There we go people! Nice mature "debates". Nothing wrong with that at all. It was the personal attacking that was out of line. Great reading others mature responsible takes on everything. Gives us all something to think about.
I Believe Happiness Is Something We Create!
I understand what you mean by having to explain the music you play. I have the same problem sometimes only opposite - I listen to (what I call) Country music - but not the older stuff that our parents grew up on - not that anything is wrong with that, it is just not what I listen to.
Ok here's a question - Do you know who Deric Ruttan is? If not, you should check out his website and read his bio. http://dericruttan.net/
Last edited by michelle98264; 01-22-2007 at 01:28 PM.
I saw the site but could not listen at work. I will check him out at home.
I do have to say that his name appears as a songwriter on nearly all of his songs on the 2003 record. That is a step in the right direction. The pictures look a little "pretty-boy" for me but I will give him a shot for sure.
Did you check out my site? I am curious what a radio-country fan thinks of my music. It's not exactly Country or pop-country or radio country or alt.country. I call it West Coast Country. Take a listen if you want. I will send you the link if you care for it.
I will check it out - send me the link. I may not be able to see or hear everything from my work computer but if not, will try again from home.
My point here is the Outlaw era at least had very similar subject matter as the Old country whereas today I personally see drastic differences between the subject of old country and Pop country. At the end of the day the heart of country was still there in my opinion with Outlaw country. Willie had a great point as well about how today's country is produced as well.
Now todays pop country has obviously been widely accepted and promoted by Nashville $$$.. I think it is ironic that the people who are not promoted and are not accepted at all are the bands who are sticking to the country music roots and have the old country or outlaw country sound and in many cases have lived what they are singing about. It is these great artists who are being overlooked yet once again because Nashville is raking in the big bucks off of their fabricated artists.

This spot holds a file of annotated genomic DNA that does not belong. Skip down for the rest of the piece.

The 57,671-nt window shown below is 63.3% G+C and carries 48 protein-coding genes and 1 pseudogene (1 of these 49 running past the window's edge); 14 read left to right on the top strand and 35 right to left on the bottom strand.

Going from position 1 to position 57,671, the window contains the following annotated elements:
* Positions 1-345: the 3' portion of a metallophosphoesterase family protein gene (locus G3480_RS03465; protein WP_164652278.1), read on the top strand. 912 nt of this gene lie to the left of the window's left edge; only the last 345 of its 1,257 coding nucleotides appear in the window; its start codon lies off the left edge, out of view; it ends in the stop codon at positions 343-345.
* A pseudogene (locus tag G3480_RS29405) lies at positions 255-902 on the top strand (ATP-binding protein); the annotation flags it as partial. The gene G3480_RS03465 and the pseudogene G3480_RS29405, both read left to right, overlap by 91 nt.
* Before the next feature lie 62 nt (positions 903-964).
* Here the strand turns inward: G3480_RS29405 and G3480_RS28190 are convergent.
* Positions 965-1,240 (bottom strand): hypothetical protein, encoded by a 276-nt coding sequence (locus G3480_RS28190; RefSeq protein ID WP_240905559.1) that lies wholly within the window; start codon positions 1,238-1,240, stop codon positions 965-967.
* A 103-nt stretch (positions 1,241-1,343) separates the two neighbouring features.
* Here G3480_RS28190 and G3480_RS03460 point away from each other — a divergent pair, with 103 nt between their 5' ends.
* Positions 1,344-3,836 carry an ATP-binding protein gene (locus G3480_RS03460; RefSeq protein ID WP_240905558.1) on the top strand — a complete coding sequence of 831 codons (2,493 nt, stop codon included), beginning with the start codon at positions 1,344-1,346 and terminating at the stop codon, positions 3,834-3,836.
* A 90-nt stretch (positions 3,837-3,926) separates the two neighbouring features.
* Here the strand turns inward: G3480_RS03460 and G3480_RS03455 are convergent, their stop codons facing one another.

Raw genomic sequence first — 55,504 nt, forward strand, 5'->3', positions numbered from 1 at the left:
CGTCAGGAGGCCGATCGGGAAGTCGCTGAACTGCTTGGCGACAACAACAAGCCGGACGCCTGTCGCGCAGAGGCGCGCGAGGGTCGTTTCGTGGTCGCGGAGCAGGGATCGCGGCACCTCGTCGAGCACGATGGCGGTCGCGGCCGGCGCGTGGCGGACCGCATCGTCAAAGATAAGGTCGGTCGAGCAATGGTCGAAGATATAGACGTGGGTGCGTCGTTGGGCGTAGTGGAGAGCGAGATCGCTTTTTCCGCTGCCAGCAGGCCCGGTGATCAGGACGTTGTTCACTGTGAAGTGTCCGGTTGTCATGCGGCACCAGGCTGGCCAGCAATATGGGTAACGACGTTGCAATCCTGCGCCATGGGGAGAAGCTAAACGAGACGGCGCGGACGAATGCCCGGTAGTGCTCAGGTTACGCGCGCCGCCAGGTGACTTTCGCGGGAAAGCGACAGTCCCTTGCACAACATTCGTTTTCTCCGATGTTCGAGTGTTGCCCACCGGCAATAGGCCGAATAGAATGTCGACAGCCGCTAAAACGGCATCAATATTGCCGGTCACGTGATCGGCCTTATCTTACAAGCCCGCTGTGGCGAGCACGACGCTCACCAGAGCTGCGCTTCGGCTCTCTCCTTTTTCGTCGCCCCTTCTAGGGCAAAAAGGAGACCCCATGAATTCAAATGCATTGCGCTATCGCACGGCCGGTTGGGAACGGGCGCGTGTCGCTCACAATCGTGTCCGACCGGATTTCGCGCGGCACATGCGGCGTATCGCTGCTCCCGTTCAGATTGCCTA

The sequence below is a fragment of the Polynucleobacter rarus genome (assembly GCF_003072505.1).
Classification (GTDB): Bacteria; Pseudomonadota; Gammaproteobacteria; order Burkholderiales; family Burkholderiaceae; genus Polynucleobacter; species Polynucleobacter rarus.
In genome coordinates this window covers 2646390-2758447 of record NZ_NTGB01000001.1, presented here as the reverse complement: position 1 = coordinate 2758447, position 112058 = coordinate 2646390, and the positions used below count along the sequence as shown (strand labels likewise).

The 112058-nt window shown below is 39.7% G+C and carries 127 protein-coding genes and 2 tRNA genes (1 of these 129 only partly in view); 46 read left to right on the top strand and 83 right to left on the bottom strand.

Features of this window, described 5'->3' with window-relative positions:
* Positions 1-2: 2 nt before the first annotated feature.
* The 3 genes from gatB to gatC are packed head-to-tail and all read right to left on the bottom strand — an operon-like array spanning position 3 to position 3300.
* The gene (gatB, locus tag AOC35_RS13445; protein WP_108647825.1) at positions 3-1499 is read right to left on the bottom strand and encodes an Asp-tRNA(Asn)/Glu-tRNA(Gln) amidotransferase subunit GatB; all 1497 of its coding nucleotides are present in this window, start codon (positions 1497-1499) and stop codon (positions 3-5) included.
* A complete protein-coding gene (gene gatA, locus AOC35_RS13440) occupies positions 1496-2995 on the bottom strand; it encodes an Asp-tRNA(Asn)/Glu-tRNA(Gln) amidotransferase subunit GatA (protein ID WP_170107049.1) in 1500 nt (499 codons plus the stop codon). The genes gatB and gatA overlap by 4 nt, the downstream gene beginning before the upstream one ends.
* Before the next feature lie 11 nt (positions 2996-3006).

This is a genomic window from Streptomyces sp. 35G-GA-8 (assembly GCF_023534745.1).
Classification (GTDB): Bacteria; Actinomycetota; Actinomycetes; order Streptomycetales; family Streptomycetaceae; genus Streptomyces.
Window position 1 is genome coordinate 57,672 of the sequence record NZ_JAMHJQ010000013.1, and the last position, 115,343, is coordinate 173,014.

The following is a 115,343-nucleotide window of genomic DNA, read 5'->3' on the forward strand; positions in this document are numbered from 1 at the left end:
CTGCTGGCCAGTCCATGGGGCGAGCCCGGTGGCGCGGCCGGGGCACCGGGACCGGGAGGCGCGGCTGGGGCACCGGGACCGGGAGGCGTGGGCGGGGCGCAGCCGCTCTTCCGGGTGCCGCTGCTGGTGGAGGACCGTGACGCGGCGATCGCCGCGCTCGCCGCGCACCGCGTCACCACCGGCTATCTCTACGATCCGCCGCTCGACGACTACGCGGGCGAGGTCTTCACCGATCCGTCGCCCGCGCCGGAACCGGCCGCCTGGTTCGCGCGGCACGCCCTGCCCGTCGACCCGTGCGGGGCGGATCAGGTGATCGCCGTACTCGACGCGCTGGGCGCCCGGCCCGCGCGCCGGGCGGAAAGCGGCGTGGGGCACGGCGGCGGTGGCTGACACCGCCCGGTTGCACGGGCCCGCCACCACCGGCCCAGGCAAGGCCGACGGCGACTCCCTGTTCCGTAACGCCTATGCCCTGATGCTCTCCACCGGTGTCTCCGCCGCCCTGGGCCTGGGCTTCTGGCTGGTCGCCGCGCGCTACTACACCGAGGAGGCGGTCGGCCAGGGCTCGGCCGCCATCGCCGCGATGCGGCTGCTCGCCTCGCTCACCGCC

I am expecting that some of you will say that the subject matter of Pop Country is similar to Old and Outlaw Country but, ask yourselves how many of these artists have lived and know what they are singing about.
Also to add to what I just said in my previous post regarding the sound, subject and look of country music. A friend of mine wrote and recorded a song called "If it Ain't Broke" and it makes a lot of sense. Coutntry music wasn't broke except maybe in Nashville's eyes where it wasn't profitable enough. Trashville fabricates whatever it has to so it can make more money and a great deal of the artists give in and do what they are told in fear they won't get their paychecks or get any support. A prime example is Hank Williams III. How many of you have heard his music and guess who his label is.. Curb.. He is one guy who stuck to his guns and wrote and recorded the music that he wanted to record and found himself in a huge legal battle with his label because he wouldn't give in to them and give them control over HIS music. Guess how much tour support he gets.. NONE.. Guess how much support he got while recording his latest album entitled "Straight to Hell" none.. He did everything on that project by himself and it cost him 700 bucks and the end result was in my mind one of the best albums of 2006. Some of you may not like his music but you have to admire the dude for not selling out. That to me is the attitude that Country music needs to have again.